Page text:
5. Dairy Products

Dairy products are often a cause of constipation for some, like young children who are sensitive to the protein content of cow’s milk. Switching to soy milk has been shown to effectively cure chronic constipation in children, and while the scientific research is focused mainly on younger populations, there is anecdotal evidence that adults may still experience constipation due to dairy as well.

Those with lactose intolerance are more likely to experience diarrhea than constipation from consuming dairy products. Either way, consider milk alternatives if you suspect dairy consumption may be disrupting your digestive process.

6. Fried Foods

Many Americans frequently eat fried food, and it could be leading to painful constipation. An order of fried chicken with a side of french fries is likely to be very low in fiber, while delivering a high fat content much the same way red meat does. While foods like fish, nuts, olive oil, and avocados are good sources of healthy fats, the saturated fats found in fast food are not only unhealthy for your waistline, your heart health, and your risk factors for diabetes, but they could also be bunging up your works.

Keep in mind that if it’s not the fat causing your problems, it could be the salt contained in these foods: consuming large amounts of salt can lower the moisture levels in your stool, making it more difficult for your body to move your poop along smoothly.

Fast food, pre-packaged cookies and cakes, fried chips, and full-fat ice cream could all be contributing to your constipation issues, especially if they’re being consumed in place of foods with healthy fiber content.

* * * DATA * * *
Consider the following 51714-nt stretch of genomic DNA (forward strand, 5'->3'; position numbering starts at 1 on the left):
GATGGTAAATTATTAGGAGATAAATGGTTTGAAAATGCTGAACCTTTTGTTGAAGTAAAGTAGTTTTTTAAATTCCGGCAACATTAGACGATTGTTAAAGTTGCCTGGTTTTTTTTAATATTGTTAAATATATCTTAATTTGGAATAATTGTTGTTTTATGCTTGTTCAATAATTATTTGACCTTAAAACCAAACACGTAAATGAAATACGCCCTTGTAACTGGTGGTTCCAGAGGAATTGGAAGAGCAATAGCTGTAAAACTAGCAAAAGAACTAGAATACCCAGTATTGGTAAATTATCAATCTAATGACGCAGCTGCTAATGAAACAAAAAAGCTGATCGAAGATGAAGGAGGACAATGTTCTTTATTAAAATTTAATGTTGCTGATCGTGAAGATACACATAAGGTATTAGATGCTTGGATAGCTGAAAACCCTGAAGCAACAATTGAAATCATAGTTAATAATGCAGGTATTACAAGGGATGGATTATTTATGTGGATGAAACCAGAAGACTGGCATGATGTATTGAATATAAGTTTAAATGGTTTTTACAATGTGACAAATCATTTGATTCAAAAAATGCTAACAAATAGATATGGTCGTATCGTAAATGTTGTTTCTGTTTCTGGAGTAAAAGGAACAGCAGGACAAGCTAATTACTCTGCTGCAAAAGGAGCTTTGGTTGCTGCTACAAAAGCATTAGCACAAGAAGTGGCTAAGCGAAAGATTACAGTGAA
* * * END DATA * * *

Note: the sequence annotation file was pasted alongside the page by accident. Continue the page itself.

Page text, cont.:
7. Alcohol

Much like salt, alcohol dehydrates. Even minimal, responsible alcohol consumption increases the amount of fluid lost through urine, dehydrating your body and your stool. If you’re having a beer or a glass of wine with dinner, it’s recommended you follow it up with a glass of water to replace what’s going out.

Whether you’re having a nightcap or a night out, getting enough water as you go will help you rehydrate and potentially avoid constipation (as well as all the worst symptoms of a hangover, like dry mouth and headache).

Constipation: Symptoms and Solutions

The symptoms of constipation can include:

  • Infrequently passing stool (fewer than 3 times per week)
  • Hard, lumpy stool
  • Straining during bowel movements (which could cause heart strain, hemorrhoids, or even tearing)
  • Feeling blocked up or like your bowel movements are incomplete
  • The need to manually aid the passage of stool (pressing on your abdomen or inserting a finger into your rectum)

Changing your diet may take a while to help, especially if you’re not sure which food is potentially exacerbating your issues. If you’re constipated right now, there are a few home remedy solutions you can try.

  • Castor oil: Castor oil for constipation works as a stimulant laxative to help soften stool. It could also cause nausea, so proceed with caution.
  • Olive oil: Much like castor oil, olive oil for constipation works as a stool softener and can be a heart-healthy addition to various meals and recipes.
  • Prune juice: Famous for a reason, prune juice for constipation is a classic, natural way to promote gentle digestion.
  • Enema: Utilizing an enema for constipation can help soften stool and loosen the rectum all in one go, and it’s also the fastest solution on this list if you’re in need of immediate relief.

The 7 foods that may cause constipation.

You Can Stop Constipation

If you have chronic constipation and have ruled out underlying medical conditions that may affect your digestive system, it could be your food that’s causing the discomfort. For those who want to try natural ways to ease constipation before turning to over-the-counter laxatives, we recommend you start with your food.